|Delhi's Red Fort blanketed in smog.|
Beijing's air pollution is unquestionably one of the factors which most affects quality of life in the Chinese capital. The smog which is visible to the naked eye on a majority of days is both unpleasant and harmful. The city's yearly average level of PM 2.5 is estimated to be around 100, many times over what WHO deems to be an "acceptable" level of air pollution. By way of comparison London's average level of PM 2.5 is only 16, and many Londoners see this as a serious problem.
In a public admission of a frankness which is rarely seen in this country, Beijing's mayor Wang Anshun recently stated that air pollution has basically made Beijing unlivable. The air quality is one of the main reasons that in the last few years there has been something of an exodus of foreign expats from Beijing. Tourism has also been affected. The documentary "Under the Dome", which got 100 million views in a single weekend before the government banned it, has now made many ordinary Chinese a lot more worried about the effects of air pollution on their health as well.
Those who live here tend to think of the air pollution in Beijing and other Chinese cities as the worst in the world, and I must admit that I also assumed it to be almost unparalleled. It was thus with some surprise that I read today that a WHO survey has declared New Delhi to be the city with the world's worst air pollution.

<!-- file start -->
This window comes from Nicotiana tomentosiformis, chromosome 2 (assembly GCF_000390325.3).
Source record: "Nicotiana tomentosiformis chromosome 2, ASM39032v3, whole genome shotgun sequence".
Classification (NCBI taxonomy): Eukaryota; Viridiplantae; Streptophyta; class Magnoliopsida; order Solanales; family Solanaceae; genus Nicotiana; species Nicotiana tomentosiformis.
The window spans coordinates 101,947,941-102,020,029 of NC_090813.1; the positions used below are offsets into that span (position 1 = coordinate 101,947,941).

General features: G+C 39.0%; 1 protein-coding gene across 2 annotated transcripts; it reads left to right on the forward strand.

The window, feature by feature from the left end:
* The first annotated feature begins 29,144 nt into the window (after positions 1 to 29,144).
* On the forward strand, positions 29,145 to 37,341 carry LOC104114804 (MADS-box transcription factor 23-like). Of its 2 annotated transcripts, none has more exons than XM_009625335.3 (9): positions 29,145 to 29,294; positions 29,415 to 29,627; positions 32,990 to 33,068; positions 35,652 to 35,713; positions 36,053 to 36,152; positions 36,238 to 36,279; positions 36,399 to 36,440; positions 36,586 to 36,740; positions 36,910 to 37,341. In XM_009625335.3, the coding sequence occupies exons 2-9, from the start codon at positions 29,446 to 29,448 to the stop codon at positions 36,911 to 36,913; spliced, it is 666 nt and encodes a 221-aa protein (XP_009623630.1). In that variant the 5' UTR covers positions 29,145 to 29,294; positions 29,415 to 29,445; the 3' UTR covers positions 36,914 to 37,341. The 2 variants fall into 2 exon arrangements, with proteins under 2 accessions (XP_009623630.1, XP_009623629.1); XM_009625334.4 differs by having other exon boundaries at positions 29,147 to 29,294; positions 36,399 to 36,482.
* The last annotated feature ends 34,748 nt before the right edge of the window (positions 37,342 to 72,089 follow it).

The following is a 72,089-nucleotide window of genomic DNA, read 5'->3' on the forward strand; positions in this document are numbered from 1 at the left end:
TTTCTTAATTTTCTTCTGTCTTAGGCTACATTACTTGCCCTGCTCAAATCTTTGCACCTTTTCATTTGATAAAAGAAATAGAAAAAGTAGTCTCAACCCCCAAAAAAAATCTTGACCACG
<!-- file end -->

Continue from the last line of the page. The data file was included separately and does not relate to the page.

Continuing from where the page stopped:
Apparently Delhi's annual average PM 2.5 level reaches 153, although it is very much concentrated in the winter months. The main culprits of Delhi's air pollution appear to be identical to those in Beijing: the large-scale burning of coal, cars using sub-standard fuel and dust from construction sites. In the winter Delhi's slum dwellers often start fires on the roadside to stay warm, making the air even worse.
The fact is that severe air pollution in big cities affects many of Asia's "emerging" powers, and is not limited to China. Cities in India, Pakistan and Iran often record worse air pollution than Chinese cities. Beijing's air pollution attracts the most international attention, but this is probably due to the city's cosmopolitanism and prosperity.
China is clearly not alone in its woes, and this does lend some credence to the argument, often heard in the Chinese media, that pollution is just a "natural" result of being a developing country. All the same, this should not excuse the authorities from working towards solutions. Given today's clean production technologies, it should be possible to considerably reduce the air pollution without even affecting economic growth too much. Policies which simply remove the sources of Beijing's air pollution to Hebei province are also not an acceptable solution, since Hebei's 73 million inhabitants have an equal right to clean air as Beijing's jet-setters do.